The money you need for family and medical emergencies or other crises can come at a cost that will only dig you further into trouble. 

But if you own your own home, you have a valuable source of funds to help with any hardship. 

Sale-leaseback programs can help with a range of solutions that keep your home secure while meeting your urgent financial need. Consider contacting a financial advisor to learn more about your options.

Key Takeaways

If you’re going through a tough time financially, you might need a little extra help to make it through to the other side. Have you been refused to receive a loan? If you’re seeking a solution, try a hardship loans for people with bad credit. If you are still unsure of alternative options to help you during this financially hard time, consult a financial advisor to learn more about your options.


  1. Credit Karma. Can I get a hardship loan for money troubles?
  2. Credit Summit. 5 Best Peer-to-Peer Loans for Bad Credit Borrowers.
Bad Credit
Debt Management
Tom Burchnell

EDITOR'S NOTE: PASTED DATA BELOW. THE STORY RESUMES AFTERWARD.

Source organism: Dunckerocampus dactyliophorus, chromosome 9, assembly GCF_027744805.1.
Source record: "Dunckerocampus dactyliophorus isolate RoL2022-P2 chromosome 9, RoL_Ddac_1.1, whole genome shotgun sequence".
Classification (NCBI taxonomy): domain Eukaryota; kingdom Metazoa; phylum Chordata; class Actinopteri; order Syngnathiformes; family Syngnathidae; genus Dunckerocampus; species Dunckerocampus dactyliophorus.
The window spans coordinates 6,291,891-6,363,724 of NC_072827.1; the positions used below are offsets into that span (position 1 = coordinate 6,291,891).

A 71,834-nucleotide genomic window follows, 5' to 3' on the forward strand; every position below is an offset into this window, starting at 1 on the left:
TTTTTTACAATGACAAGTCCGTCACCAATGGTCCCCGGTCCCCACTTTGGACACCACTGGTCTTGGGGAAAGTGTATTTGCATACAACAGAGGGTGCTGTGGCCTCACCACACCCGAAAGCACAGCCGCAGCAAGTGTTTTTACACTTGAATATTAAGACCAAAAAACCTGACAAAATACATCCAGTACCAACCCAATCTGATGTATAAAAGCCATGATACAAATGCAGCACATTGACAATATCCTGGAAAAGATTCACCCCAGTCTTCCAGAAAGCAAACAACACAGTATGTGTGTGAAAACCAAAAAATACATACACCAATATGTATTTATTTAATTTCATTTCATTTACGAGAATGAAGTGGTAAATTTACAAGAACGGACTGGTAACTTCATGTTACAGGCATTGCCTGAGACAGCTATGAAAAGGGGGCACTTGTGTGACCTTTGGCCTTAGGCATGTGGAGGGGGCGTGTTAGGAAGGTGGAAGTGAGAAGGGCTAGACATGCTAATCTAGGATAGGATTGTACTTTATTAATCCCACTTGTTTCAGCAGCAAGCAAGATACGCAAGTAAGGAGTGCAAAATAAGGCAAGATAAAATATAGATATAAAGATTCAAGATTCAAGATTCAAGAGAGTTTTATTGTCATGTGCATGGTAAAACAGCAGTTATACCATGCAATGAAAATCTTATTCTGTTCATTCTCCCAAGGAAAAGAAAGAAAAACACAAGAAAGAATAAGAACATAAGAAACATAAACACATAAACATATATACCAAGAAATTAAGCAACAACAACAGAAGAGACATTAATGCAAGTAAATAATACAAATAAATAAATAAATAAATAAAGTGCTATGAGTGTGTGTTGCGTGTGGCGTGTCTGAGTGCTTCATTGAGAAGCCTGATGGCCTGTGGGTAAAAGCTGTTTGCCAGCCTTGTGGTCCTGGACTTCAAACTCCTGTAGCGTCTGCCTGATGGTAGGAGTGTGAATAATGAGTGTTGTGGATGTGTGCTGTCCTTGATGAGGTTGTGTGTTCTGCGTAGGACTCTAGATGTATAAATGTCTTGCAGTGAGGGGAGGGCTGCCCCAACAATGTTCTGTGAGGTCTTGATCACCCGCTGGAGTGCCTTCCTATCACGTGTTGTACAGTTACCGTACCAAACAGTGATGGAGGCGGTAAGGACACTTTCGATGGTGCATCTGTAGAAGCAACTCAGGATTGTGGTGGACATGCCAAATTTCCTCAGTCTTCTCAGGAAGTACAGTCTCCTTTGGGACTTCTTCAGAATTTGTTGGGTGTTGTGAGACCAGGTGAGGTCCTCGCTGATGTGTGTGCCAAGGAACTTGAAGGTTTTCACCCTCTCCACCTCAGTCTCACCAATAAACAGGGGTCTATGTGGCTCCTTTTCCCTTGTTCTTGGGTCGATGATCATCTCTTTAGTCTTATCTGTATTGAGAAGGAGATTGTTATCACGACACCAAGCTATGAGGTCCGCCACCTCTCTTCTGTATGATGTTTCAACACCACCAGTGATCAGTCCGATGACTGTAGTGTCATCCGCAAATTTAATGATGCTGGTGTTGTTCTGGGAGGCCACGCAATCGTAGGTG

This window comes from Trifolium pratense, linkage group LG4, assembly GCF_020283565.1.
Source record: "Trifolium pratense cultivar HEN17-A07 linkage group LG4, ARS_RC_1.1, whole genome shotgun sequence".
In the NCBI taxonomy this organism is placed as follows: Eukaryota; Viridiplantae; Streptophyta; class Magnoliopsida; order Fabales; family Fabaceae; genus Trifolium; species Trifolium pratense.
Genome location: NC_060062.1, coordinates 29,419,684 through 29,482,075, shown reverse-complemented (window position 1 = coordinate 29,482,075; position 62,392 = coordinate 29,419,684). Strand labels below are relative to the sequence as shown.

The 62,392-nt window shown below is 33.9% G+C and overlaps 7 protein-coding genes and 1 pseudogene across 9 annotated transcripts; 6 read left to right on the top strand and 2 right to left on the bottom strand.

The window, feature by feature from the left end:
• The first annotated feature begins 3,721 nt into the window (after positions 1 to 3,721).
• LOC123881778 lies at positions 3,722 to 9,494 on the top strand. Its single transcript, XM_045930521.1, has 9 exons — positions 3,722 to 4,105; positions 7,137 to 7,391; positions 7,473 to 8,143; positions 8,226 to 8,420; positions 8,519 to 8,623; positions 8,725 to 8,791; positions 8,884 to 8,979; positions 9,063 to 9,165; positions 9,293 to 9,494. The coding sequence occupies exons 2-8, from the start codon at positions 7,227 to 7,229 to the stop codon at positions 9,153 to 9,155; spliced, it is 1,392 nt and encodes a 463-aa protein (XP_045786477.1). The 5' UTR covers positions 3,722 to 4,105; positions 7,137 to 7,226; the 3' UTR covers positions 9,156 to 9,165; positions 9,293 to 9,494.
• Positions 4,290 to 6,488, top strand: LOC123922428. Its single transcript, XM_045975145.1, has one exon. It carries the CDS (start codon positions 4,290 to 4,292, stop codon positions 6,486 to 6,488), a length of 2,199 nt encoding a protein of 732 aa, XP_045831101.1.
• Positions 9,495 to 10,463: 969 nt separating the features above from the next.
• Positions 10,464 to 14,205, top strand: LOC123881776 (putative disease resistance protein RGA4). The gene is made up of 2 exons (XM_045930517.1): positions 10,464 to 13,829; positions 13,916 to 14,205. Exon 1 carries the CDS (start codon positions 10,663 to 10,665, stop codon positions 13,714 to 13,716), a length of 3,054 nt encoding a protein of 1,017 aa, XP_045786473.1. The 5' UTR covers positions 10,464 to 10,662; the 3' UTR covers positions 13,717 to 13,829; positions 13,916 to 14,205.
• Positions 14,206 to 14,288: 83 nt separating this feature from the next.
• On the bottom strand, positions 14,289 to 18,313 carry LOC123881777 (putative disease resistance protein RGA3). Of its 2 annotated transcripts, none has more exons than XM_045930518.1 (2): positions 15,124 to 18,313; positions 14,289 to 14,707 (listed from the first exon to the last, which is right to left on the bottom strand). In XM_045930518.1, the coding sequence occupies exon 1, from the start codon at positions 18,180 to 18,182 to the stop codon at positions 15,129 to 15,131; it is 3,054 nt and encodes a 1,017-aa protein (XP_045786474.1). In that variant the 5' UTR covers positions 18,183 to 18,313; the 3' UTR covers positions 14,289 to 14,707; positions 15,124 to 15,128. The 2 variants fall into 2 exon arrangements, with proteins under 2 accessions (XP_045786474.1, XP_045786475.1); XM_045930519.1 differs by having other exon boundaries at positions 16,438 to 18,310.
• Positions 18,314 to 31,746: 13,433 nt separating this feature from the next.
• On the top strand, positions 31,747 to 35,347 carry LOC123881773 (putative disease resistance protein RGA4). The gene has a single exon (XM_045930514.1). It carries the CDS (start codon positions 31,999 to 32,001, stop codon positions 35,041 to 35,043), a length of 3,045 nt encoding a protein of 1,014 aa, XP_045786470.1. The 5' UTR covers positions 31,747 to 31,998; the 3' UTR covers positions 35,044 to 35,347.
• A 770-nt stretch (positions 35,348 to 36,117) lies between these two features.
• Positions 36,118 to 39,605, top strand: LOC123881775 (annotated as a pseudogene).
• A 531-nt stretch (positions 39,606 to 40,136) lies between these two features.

Written by Tom Burchnell
Director of Product Marketing

This article is published for educational and informational purposes only. This article is not offered as advice and should not be relied on as such. This content is based on research and/or other relevant articles and contains trusted sources, but does not express the concerns of EasyKnock. Our goal at EasyKnock is to provide readers with up-to-date and objective resources on real estate and mortgage-related topics. Our content is written by experienced contributors in the finance and real-estate space and all articles undergo an in-depth review process. EasyKnock is not a debt collector, a collection agency, nor a credit counseling service company.